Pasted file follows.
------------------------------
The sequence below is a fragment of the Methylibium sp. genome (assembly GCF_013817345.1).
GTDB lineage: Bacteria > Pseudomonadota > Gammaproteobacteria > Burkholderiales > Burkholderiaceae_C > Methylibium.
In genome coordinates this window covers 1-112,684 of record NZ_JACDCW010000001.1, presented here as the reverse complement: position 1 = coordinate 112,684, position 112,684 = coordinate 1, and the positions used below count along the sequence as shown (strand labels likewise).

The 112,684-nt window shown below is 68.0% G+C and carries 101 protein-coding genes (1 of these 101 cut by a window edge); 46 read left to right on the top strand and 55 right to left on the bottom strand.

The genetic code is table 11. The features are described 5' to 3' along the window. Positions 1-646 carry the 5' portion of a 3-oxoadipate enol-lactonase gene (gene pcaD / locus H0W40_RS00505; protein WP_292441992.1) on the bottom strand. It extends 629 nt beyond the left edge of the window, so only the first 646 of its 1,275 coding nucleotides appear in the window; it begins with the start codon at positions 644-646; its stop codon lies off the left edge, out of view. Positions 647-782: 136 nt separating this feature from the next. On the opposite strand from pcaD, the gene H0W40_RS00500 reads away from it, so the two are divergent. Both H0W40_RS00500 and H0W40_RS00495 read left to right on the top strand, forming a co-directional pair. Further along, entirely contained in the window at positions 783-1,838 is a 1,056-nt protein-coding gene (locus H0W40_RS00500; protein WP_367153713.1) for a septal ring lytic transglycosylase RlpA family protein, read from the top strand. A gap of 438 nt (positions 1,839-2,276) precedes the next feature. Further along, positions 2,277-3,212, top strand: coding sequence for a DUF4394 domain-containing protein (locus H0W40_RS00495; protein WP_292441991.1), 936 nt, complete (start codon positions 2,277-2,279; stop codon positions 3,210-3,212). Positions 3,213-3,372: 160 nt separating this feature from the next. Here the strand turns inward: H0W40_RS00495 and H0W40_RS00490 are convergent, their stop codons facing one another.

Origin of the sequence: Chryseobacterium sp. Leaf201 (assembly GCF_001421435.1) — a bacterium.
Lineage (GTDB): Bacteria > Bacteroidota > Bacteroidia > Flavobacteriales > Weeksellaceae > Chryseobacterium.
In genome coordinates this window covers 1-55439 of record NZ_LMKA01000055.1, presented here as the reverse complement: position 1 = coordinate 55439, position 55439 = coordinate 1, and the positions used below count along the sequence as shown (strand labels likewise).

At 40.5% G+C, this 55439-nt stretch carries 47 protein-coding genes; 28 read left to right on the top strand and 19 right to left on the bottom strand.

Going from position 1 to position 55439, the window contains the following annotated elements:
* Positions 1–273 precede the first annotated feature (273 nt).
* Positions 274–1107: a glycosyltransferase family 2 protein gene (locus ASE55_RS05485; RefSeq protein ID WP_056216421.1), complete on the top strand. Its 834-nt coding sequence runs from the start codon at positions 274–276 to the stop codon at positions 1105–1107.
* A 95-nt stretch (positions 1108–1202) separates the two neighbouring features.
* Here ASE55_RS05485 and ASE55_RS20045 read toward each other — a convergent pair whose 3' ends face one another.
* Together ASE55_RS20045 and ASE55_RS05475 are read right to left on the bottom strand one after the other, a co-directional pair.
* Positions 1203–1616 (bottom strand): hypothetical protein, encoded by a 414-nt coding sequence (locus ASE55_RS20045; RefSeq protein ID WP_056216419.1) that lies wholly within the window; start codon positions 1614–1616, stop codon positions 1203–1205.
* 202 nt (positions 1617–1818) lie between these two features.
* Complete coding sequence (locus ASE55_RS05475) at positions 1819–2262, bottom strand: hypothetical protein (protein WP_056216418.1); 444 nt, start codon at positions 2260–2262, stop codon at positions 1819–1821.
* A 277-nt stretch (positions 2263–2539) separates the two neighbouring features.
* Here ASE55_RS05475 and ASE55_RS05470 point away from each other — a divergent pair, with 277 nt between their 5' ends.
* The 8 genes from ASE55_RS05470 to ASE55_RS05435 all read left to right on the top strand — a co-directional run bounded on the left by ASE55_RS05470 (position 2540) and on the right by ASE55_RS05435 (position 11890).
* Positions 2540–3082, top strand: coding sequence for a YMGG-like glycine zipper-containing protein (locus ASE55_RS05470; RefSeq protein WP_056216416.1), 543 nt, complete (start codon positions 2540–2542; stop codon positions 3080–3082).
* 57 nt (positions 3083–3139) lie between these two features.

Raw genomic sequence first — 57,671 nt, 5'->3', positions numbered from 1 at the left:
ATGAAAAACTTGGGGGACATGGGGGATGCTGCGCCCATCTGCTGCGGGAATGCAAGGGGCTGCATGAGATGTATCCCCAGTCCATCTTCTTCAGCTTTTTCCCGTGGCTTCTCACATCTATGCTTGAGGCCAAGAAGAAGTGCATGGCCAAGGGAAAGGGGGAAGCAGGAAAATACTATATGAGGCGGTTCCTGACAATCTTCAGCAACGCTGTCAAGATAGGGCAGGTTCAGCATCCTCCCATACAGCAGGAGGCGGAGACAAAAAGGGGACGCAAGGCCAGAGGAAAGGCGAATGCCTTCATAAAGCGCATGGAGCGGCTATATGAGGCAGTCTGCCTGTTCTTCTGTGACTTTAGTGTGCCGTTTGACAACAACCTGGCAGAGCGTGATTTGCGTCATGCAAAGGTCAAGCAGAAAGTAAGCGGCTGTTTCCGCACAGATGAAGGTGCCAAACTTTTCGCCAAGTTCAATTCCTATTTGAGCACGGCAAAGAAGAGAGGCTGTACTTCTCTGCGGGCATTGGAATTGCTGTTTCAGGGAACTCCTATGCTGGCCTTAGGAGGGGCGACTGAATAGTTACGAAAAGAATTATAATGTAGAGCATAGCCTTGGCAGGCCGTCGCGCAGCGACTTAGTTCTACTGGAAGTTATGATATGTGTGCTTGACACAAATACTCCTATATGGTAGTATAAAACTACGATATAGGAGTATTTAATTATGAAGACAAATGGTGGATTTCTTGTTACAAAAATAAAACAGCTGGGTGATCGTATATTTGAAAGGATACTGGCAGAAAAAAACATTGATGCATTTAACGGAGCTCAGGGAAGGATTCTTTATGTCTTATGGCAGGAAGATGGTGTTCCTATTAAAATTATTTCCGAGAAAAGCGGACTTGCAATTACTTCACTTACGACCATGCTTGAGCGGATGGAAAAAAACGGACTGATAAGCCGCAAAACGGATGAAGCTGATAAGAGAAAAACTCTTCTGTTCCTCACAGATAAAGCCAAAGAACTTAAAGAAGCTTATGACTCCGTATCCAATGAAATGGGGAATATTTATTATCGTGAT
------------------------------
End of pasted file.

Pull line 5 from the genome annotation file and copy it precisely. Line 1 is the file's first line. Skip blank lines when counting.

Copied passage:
The genetic code is table 11. The features are described 5' to 3' along the window. Positions 1-646 carry the 5' portion of a 3-oxoadipate enol-lactonase gene (gene pcaD / locus H0W40_RS00505; protein WP_292441992.1) on the bottom strand. It extends 629 nt beyond the left edge of the window, so only the first 646 of its 1,275 coding nucleotides appear in the window; it begins with the start codon at positions 644-646; its stop codon lies off the left edge, out of view. Positions 647-782: 136 nt separating this feature from the next. On the opposite strand from pcaD, the gene H0W40_RS00500 reads away from it, so the two are divergent. Both H0W40_RS00500 and H0W40_RS00495 read left to right on the top strand, forming a co-directional pair. Further along, entirely contained in the window at positions 783-1,838 is a 1,056-nt protein-coding gene (locus H0W40_RS00500; protein WP_367153713.1) for a septal ring lytic transglycosylase RlpA family protein, read from the top strand. A gap of 438 nt (positions 1,839-2,276) precedes the next feature. Further along, positions 2,277-3,212, top strand: coding sequence for a DUF4394 domain-containing protein (locus H0W40_RS00495; protein WP_292441991.1), 936 nt, complete (start codon positions 2,277-2,279; stop codon positions 3,210-3,212). Positions 3,213-3,372: 160 nt separating this feature from the next. Here the strand turns inward: H0W40_RS00495 and H0W40_RS00490 are convergent, their stop codons facing one another.